July 27, 2017 (sfgate.com)
For decades, Justin Herman Plaza has been a place where protesters gather to march up Market Street, an open space for skateboarders to grind and BMX riders to do flips, the site of mass pillow fights on Valentine’s Day and where Cal football fans rally before the Big Game against Stanford.
Now the plaza is subject of something less physical — its very name.
This week, Supervisor Aaron Peskin introduced a resolution recommending that the Recreation and Park Department strip mid-century redevelopment czar Justin Herman’s name from the plaza, temporarily renaming it Embarcadero Plaza while city policy makers come up with a new moniker.
Herman, who died of a heart attack in 1971, was a driving force behind the redevelopment that displaced thousands of residents — mainly African Americans and Japanese Americans — from 60 city blocks of the Western Addition and Fillmore district in the 1960s. His policies also moved mostly poor people from parts of Chinatown and South of Market.
Peskin said that Herman, who presided over the San Francisco Redevelopment Agency from 1959 to 1971, “personified a dark chapter in modern San Francisco history.”
“This is a public admission that the city made mistakes” in its urban renewal policies of the 1950s and 1960s, Peskin said. “This is a cathartic and important first step in a two-step process.”
While the renaming seems to have broad political support — all 10 of Peskin’s colleagues co-sponsored the ordinance at Tuesday’s board meeting — the effort will inevitably prompt a re-examination not just of Herman’s role in the city history, but also a debate over whose name the space should bear.
“When you name a street or a monument or a park after a person, you are making a statement about what the community values,” said Rachel Brahinsky, a professor of urban studies at the University of San Francisco who has studied Herman’s legacy. “It’s a way of deciding which side of history the city wants to uphold.”
Even before Peskin’s resolution there were campaigns to rename the space after another person. One group wants to call it Maya Angelou Memorial Plaza, after the late poet who spent her formative years in San Francisco and was the city’s first African American street car conductor.
A competing faction wants it to be called David Johnson Plaza, after the 90-year-old African American photographer and community activist known for his black-and-white photographs that captured the Fillmore district before parts of it were bulldozed.
Ironically, one public official who will play a role in the renaming process worked as a special assistant to Herman in the late 1960s. Recreation and Park Commission President Mark Buell did stints in Herman’s office in 1966 and ’67 and again in 1970, after returning from the Vietnam War.
Buell would support renaming the plaza, even though he says Herman was a complicated leader who did a lot of good for the city. He said that removal of thousands of families and destruction of Victorian buildings in the Western Addition was wrong, even if many of the units were dilapidated and owned by predatory slumlords.
“I would be the first to say it was a flawed approach,” Buell said. “The flaw was the cultural disruption of the community, that part of the fabric of the city.”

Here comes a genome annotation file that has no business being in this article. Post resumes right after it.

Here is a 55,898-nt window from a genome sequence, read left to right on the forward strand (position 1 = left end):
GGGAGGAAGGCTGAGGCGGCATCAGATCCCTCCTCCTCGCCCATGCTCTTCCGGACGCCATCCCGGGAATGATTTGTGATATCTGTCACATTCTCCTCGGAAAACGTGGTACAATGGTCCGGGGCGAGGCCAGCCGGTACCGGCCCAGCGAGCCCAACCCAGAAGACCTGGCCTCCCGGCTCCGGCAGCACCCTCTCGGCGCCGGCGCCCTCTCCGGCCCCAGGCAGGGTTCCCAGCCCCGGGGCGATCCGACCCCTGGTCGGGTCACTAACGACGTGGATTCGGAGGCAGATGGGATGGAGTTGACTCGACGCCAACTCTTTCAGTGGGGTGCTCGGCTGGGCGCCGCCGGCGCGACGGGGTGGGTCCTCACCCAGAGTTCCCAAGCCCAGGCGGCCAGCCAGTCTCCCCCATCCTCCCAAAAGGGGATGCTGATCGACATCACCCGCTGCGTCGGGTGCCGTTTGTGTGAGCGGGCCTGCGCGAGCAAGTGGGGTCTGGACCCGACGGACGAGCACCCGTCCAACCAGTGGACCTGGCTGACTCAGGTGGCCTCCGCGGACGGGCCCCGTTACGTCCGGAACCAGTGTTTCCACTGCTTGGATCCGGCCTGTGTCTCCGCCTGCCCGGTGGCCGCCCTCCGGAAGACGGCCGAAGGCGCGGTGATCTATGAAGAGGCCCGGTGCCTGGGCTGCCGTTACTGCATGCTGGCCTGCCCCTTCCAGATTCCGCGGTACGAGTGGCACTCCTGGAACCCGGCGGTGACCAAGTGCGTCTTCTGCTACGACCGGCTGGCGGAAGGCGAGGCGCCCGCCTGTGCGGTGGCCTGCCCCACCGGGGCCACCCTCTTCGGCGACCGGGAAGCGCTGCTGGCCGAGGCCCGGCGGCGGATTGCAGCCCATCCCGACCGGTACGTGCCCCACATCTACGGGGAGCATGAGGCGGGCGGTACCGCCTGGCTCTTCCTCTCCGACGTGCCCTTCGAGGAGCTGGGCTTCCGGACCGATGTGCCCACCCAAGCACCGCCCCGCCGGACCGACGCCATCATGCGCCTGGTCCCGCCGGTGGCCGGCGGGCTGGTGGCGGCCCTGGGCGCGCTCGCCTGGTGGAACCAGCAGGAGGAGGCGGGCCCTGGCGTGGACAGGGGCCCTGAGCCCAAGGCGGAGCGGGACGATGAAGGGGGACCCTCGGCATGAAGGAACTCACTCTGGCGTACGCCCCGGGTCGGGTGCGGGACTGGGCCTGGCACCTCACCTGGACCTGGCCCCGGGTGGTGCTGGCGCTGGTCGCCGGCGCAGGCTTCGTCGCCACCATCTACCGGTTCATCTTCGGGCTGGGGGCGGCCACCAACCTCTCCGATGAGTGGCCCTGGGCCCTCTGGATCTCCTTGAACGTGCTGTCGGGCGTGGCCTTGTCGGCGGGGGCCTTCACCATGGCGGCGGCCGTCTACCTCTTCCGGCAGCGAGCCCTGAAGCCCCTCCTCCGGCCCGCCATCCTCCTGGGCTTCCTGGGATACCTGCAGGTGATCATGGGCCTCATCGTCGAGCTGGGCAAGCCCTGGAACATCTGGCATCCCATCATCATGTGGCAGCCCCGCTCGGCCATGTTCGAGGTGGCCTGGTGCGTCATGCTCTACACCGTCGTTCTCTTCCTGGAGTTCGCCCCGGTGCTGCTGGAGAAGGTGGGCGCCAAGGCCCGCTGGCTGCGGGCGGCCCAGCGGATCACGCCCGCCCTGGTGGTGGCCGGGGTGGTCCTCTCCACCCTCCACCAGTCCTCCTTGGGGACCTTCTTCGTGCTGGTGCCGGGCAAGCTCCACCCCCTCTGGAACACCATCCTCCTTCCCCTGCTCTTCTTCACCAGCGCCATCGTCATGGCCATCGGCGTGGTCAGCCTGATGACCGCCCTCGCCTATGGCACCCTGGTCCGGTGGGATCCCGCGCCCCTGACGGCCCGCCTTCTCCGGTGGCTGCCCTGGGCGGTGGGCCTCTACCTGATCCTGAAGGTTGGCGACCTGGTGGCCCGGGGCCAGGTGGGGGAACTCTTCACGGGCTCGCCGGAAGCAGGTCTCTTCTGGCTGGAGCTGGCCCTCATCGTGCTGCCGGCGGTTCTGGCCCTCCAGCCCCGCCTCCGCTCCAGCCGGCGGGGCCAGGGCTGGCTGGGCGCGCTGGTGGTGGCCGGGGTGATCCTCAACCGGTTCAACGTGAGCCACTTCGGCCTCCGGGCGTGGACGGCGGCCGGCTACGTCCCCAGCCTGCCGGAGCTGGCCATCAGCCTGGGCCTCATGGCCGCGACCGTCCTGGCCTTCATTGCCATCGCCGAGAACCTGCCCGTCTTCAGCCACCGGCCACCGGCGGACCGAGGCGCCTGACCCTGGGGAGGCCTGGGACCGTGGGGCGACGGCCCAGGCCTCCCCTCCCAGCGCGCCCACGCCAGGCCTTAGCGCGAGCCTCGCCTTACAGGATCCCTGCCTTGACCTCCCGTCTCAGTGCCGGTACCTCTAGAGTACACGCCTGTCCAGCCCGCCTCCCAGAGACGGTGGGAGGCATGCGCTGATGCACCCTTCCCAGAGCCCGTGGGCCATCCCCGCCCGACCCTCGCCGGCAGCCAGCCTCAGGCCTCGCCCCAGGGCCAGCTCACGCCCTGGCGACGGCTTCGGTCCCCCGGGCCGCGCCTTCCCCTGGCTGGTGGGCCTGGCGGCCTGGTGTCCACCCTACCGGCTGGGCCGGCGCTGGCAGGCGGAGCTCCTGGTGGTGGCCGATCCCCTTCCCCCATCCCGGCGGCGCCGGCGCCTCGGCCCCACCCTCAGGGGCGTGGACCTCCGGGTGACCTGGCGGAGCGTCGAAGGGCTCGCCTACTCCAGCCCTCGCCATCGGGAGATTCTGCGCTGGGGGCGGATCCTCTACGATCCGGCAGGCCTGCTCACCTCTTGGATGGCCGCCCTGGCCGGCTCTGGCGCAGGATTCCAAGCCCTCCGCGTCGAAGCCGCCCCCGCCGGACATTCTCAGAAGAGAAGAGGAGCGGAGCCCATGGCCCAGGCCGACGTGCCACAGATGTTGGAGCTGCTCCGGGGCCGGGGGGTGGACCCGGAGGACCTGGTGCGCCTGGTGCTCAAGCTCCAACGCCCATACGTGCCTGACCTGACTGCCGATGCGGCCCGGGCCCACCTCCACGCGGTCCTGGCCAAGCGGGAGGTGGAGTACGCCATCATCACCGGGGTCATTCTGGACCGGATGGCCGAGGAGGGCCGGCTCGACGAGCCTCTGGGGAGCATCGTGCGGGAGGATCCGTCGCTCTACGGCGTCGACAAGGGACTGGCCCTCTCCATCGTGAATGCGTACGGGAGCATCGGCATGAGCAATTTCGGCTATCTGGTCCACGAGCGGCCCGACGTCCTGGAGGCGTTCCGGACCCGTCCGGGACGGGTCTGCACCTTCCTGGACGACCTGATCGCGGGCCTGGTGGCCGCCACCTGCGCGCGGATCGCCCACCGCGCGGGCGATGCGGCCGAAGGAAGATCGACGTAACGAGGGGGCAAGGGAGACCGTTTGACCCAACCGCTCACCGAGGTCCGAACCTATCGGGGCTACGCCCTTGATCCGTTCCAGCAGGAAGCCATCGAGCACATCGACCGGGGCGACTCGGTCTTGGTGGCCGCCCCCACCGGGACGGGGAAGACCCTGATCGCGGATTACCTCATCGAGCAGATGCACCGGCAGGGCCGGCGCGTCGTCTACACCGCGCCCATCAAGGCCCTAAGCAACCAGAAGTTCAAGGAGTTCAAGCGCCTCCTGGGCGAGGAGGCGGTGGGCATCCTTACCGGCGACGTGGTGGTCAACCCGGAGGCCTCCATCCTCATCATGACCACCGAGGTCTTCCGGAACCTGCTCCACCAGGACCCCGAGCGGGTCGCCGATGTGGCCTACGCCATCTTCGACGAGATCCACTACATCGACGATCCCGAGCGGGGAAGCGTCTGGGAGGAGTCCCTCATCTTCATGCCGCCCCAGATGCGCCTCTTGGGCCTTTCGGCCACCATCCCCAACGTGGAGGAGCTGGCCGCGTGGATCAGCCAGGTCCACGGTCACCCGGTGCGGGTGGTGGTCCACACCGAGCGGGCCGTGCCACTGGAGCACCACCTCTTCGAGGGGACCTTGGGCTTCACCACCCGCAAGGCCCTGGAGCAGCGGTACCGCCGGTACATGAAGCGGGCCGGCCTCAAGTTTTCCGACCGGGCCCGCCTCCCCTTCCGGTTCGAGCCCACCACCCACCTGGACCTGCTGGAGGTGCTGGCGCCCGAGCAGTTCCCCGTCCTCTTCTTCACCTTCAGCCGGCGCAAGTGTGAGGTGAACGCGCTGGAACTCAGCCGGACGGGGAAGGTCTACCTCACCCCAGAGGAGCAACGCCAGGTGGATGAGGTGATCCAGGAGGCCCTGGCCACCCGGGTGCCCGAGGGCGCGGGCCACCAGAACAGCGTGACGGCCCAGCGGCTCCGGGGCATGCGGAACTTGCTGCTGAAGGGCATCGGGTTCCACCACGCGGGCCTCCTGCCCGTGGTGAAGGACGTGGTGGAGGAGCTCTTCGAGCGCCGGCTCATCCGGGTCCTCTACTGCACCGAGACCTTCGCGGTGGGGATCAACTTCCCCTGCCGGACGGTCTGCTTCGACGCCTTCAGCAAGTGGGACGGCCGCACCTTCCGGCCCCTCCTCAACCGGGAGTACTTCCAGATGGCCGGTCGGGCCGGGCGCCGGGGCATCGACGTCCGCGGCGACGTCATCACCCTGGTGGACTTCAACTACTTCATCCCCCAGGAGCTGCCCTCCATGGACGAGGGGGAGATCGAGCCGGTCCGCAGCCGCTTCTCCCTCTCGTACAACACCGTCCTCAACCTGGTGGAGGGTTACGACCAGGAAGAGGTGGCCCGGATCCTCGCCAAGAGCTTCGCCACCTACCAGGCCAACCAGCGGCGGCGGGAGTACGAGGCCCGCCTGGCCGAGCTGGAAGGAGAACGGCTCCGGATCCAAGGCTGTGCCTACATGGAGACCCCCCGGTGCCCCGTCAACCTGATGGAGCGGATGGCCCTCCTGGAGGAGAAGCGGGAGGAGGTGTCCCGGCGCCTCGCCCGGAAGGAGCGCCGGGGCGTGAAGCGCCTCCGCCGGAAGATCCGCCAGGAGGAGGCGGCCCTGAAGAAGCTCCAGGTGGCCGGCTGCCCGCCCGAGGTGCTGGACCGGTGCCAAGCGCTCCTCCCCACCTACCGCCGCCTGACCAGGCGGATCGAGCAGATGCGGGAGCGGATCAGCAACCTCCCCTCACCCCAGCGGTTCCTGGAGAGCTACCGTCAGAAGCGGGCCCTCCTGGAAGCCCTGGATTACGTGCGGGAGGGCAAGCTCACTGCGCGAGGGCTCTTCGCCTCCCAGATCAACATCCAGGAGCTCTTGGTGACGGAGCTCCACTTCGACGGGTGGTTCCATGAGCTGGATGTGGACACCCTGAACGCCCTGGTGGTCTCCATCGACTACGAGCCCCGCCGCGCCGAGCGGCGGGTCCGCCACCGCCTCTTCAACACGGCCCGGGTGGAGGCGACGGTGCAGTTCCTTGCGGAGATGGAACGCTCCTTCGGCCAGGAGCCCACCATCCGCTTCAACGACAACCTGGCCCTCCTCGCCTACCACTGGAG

He said that Herman was “a product of his time.” The urban renewal program Herman oversaw — similar to what Robert Moses carried out in New York — was driven by federal government programs offering two-thirds of the funding to rebuild “deteriorating communities.” That enticement led to the destruction and rebuilding of big chunks of many cities.
Buell also cited Herman’s positive accomplishments: He was ahead of his time in hiring a diverse workforce. He personally paid for Bayview leader Eloise Westbrook to go to Washington, D.C., to lobby for increased funds for public housing in a San Francisco that — even in the 1960s — was far too expensive for many people. He also battled hotel owners over the Yerba Buena redevelopment and pushed for integrated affordable housing in Diamond Heights.
Buell also said Herman wasn’t operating in isolation — he carried out his duties under three mayors, who had ideas of their own.
“There is a lot of blame to go around,” Buell said.
San Francisco resident Julie Mastrine, a performance artist who has spent a lot of time at Justin Herman Plaza, has gathered more than 11,000 signatures to rename the plaza. At first she said that she thought Angelou would be an appropriate namesake but became more of a Johnson partisan after learning more about the photographer.
Either way, she wants it changed. “It upset me that this place I enjoy so much is named after someone I don’t think should be honored in this way,” she said.
Meanwhile, Johnson’s wife, writer Jacqueline Sue, put together a package of information about her husband and has been lobbying members of the Board of Supervisors. Johnson, who was originally from Jacksonville, Fla., turns 91 next Thursday. He came to San Francisco after serving in the Navy to study with Ansel Adams and in 1971 sued the San Francisco school district over desegregation enforcement.
He said he gets a kick from the idea the plaza might one day bear his name.
“I think it’s a splendid idea,” Johnson said. “If it’s going to happen, it’s good that it’s happening now. Not next year or five years from now.
“I never met Mr. Herman,” Johnson said. “But I met a lot of the results of his work. Many of my friends lived in those fantastic, beautiful Victorians in the Fillmore. That entire area got wiped out.”
David Glassberg, a University of Massachusetts history professor, said naming public spaces after individuals “calls attention to places and keeps the memory alive of people who otherwise might be forgotten.”
At the same time, he said, there is a logic to naming parks or plaza after “something that makes it easier to find.”
“Embarcadero Plaza is not a bad name,” he said.